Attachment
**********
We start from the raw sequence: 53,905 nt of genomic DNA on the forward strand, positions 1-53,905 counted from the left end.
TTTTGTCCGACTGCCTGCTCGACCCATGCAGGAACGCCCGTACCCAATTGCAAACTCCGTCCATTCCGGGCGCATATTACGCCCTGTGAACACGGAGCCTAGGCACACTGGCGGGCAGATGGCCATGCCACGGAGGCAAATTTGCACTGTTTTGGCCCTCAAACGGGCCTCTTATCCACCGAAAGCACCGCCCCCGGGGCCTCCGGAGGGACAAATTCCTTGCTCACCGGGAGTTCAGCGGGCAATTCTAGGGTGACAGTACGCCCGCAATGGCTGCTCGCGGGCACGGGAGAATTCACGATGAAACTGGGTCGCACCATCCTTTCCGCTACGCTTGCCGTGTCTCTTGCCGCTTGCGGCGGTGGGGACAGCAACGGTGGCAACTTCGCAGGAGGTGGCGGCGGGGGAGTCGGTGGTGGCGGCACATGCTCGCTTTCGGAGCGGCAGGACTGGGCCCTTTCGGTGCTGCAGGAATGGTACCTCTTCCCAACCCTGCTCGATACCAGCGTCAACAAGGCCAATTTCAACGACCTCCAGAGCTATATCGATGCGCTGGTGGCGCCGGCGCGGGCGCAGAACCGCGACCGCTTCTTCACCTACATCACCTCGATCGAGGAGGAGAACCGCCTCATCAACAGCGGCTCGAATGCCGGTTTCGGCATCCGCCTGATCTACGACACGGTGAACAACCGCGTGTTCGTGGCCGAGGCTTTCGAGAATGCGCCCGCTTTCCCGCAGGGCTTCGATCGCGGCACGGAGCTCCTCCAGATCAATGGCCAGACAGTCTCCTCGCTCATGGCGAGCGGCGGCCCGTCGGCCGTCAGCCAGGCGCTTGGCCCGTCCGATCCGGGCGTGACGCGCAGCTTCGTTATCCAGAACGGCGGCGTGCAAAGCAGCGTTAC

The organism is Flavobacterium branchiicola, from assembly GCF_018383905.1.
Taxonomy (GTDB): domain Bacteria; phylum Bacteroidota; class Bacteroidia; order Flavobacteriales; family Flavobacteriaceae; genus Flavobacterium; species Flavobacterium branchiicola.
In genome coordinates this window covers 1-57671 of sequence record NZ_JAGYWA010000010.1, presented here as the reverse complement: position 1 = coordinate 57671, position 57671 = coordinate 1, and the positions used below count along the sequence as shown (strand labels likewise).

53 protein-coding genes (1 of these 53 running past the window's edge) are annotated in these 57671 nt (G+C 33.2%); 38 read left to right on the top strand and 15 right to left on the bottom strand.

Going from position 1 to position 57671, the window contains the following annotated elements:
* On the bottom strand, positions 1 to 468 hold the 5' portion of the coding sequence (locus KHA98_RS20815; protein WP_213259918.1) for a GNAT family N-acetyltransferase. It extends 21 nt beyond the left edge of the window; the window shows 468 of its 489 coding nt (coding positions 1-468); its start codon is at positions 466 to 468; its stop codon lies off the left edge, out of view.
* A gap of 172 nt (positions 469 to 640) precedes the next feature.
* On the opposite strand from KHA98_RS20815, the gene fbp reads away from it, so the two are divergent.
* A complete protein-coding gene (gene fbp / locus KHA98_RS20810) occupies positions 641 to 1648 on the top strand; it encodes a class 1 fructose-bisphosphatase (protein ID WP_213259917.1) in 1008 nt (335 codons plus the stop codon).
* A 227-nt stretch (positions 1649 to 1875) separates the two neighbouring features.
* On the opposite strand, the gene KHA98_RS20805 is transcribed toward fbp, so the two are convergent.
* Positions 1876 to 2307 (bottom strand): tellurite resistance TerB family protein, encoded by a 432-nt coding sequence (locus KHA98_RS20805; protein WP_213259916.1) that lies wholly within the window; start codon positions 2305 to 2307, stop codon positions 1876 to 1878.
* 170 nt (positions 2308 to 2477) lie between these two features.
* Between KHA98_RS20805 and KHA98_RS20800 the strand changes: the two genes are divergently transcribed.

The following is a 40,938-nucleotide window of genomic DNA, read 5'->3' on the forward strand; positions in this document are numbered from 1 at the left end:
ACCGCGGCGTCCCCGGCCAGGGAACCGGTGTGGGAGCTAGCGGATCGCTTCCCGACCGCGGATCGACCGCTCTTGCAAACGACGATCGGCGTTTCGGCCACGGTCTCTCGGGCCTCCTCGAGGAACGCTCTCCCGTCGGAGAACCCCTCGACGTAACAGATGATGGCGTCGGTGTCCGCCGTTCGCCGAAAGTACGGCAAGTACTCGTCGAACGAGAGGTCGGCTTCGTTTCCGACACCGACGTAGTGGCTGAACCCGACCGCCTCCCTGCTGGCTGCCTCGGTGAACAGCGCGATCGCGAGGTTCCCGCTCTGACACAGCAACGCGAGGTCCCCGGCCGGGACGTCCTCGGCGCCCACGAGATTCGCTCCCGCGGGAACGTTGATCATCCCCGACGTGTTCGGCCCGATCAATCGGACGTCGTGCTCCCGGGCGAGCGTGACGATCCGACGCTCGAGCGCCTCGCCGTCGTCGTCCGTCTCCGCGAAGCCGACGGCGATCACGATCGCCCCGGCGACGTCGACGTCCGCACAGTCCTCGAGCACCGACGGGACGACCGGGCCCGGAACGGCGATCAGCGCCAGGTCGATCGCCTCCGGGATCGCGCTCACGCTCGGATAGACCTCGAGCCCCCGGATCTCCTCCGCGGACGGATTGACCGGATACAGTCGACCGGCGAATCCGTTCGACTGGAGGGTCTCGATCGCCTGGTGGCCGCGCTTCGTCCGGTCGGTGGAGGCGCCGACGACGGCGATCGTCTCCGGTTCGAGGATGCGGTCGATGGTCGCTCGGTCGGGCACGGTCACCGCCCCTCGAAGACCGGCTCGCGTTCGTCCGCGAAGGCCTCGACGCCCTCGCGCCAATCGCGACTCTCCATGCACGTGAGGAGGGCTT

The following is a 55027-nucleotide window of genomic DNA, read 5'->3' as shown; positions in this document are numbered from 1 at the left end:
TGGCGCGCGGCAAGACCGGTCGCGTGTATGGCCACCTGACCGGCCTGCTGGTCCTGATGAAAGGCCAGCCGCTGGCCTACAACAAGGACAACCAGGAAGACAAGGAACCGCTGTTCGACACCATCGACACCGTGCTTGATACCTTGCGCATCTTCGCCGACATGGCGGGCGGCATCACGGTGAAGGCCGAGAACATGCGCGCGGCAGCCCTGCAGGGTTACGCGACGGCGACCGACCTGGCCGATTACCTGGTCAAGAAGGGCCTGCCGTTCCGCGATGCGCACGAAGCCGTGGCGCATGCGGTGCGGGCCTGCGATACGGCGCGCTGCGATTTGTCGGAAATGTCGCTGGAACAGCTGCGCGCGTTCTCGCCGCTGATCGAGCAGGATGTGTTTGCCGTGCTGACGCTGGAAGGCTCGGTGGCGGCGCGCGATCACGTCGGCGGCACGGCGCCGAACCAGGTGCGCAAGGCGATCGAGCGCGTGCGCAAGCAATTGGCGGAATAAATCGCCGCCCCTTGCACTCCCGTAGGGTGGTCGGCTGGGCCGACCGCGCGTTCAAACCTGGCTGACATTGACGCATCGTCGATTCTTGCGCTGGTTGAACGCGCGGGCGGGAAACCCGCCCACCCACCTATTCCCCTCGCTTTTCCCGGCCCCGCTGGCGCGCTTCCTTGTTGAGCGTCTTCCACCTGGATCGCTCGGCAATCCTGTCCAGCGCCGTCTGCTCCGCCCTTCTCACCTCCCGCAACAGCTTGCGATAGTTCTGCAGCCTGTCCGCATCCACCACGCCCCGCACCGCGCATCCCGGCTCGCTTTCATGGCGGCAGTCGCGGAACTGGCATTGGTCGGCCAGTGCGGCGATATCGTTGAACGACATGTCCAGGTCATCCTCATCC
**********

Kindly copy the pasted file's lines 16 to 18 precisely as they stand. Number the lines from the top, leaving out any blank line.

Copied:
* Between KHA98_RS20805 and KHA98_RS20800 the strand changes: the two genes are divergently transcribed.

The following is a 40,938-nucleotide window of genomic DNA, read 5'->3' on the forward strand; positions in this document are numbered from 1 at the left end:
ACCGCGGCGTCCCCGGCCAGGGAACCGGTGTGGGAGCTAGCGGATCGCTTCCCGACCGCGGATCGACCGCTCTTGCAAACGACGATCGGCGTTTCGGCCACGGTCTCTCGGGCCTCCTCGAGGAACGCTCTCCCGTCGGAGAACCCCTCGACGTAACAGATGATGGCGTCGGTGTCCGCCGTTCGCCGAAAGTACGGCAAGTACTCGTCGAACGAGAGGTCGGCTTCGTTTCCGACACCGACGTAGTGGCTGAACCCGACCGCCTCCCTGCTGGCTGCCTCGGTGAACAGCGCGATCGCGAGGTTCCCGCTCTGACACAGCAACGCGAGGTCCCCGGCCGGGACGTCCTCGGCGCCCACGAGATTCGCTCCCGCGGGAACGTTGATCATCCCCGACGTGTTCGGCCCGATCAATCGGACGTCGTGCTCCCGGGCGAGCGTGACGATCCGACGCTCGAGCGCCTCGCCGTCGTCGTCCGTCTCCGCGAAGCCGACGGCGATCACGATCGCCCCGGCGACGTCGACGTCCGCACAGTCCTCGAGCACCGACGGGACGACCGGGCCCGGAACGGCGATCAGCGCCAGGTCGATCGCCTCCGGGATCGCGCTCACGCTCGGATAGACCTCGAGCCCCCGGATCTCCTCCGCGGACGGATTGACCGGATACAGTCGACCGGCGAATCCGTTCGACTGGAGGGTCTCGATCGCCTGGTGGCCGCGCTTCGTCCGGTCGGTGGAGGCGCCGACGACGGCGATCGTCTCCGGTTCGAGGATGCGGTCGATGGTCGCTCGGTCGGGCACGGTCACCGCCCCTCGAAGACCGGCTCGCGTTCGTCCGCGAAGGCCTCGACGCCCTCGCGCCAATCGCGACTCTCCATGCACGTGAGGAGGGCTT